Gov. Rick Scott joined Bristol-Myers Squibb Thursday at the grand opening of its North America Capability Center in Tampa.
“We want a state with dynamic, growing industries that will create jobs and careers for generations to come,” Scott said in a statement from his office. “Today’s ribbon-cutting ceremony celebrating 579 new jobs at Bristol-Myers Squibb is a great step in that direction. With Bristol Myers Squibb’s expansion to Florida, over the next three years, 579 more Florida families will have the opportunity to live their version of the American Dream right here in the Sunshine State.”
The project was made possible through partnerships between Enterprise Florida, the Hillsborough County Board of County Commissioners, Tampa Bay Partnership, Tampa Hillsborough Economic Development Corporation, Workforce Florida, Inc. and the Department of Economic Opportunity, according to the statement.
“As Bristol-Myers Squibb continues its success as a BioPharma leader, we are excited to celebrate the opening of our newest, state-of-the-art center here in Tampa,” Paul
von Autenried, senior vice president of Enterprise Services and chief information officer for Bristol-Myers Squibb, said in the statement. “With the help of our new colleagues in Tampa, we look forward to further building our capabilities and expertise to support our company’s mission to deliver innovative medicines to patients with serious disease in an increasingly complex and competitive industry.”
The statement also said:
The North America Capability Center occupies about half of a four-story, 130,000-square-foot building in Mainsail Village near Tampa International Airport. The office space design is inspired by the company’s cultural focus on innovation and continuous improvement. The center’s open floor plan features meeting rooms and gathering spaces including special zones designed to encourage creativity and collaboration.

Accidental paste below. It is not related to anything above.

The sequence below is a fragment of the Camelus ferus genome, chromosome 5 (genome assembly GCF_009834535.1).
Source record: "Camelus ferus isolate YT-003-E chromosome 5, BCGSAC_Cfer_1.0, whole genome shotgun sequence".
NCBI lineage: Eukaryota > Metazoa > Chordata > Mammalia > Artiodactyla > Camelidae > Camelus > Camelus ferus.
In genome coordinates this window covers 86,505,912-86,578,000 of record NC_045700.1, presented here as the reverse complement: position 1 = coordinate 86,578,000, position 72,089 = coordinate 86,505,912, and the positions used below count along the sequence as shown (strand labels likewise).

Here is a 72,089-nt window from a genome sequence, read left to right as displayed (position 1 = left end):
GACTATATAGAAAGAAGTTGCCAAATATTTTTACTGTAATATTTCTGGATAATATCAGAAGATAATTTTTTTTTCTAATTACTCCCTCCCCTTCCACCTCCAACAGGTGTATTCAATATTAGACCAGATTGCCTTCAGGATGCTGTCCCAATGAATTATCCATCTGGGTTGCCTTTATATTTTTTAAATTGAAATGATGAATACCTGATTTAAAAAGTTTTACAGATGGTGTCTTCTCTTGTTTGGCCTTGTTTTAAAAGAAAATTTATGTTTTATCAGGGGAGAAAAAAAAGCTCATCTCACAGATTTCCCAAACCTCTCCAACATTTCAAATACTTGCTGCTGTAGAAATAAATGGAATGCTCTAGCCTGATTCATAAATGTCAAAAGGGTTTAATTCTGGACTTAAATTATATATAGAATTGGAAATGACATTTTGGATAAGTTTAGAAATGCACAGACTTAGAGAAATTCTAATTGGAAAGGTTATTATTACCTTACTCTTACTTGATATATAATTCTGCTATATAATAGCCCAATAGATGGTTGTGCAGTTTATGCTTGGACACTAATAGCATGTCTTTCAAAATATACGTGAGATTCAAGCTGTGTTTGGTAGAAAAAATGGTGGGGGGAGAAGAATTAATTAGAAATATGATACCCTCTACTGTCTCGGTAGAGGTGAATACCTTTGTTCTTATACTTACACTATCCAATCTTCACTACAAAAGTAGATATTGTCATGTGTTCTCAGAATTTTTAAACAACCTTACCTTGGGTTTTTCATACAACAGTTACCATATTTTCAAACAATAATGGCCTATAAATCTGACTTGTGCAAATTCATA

Last July, Bristol-Myers Squibb announced plans to bring 579 highly skilled positions to the Tampa Bay region by 2017 – most of them filled by people living in the Tampa Bay area. Knowledge workers in information technology, marketing services, business and finance services, and other functions supporting the company’s biopharmaceutical business in the United States are already working at the center and additional employees will be hired throughout 2014.
The project is a huge boost to the Hillsborough area and Florida’s life sciences industry. Florida already ranks second among states for Food Drug Administration registered medical device manufacturing facilities, third for pharmaceutical and medicine manufacturing businesses, and sixth for bioscience employment and higher education degrees awarded, with nine medical schools spanning the state.
The company is already making a difference in the community by donating $50,000 to the Hillsborough Education Foundation and Hillsborough Public Schools. The gift will improve Middleton High School’s science laboratories, further develop its STEM curriculum and enhance teacher professional development. Middleton prepares students in grades 9-12 from across Hillsborough County for careers in medicine, health care and scientific research.
“Science is at the core of nearly everything we do at Bristol-Myers Squibb,” von Autenried said. “As a leading BioPharma company, we are committed to making the study of science and technology exciting for young learners who might help us discover the miracle cures of tomorrow. Our gift will help Hillsborough County students who are pursuing careers in the biomedical sciences more effectively integrate and apply what they learn and more deeply explore their interests in the sciences and technology.”
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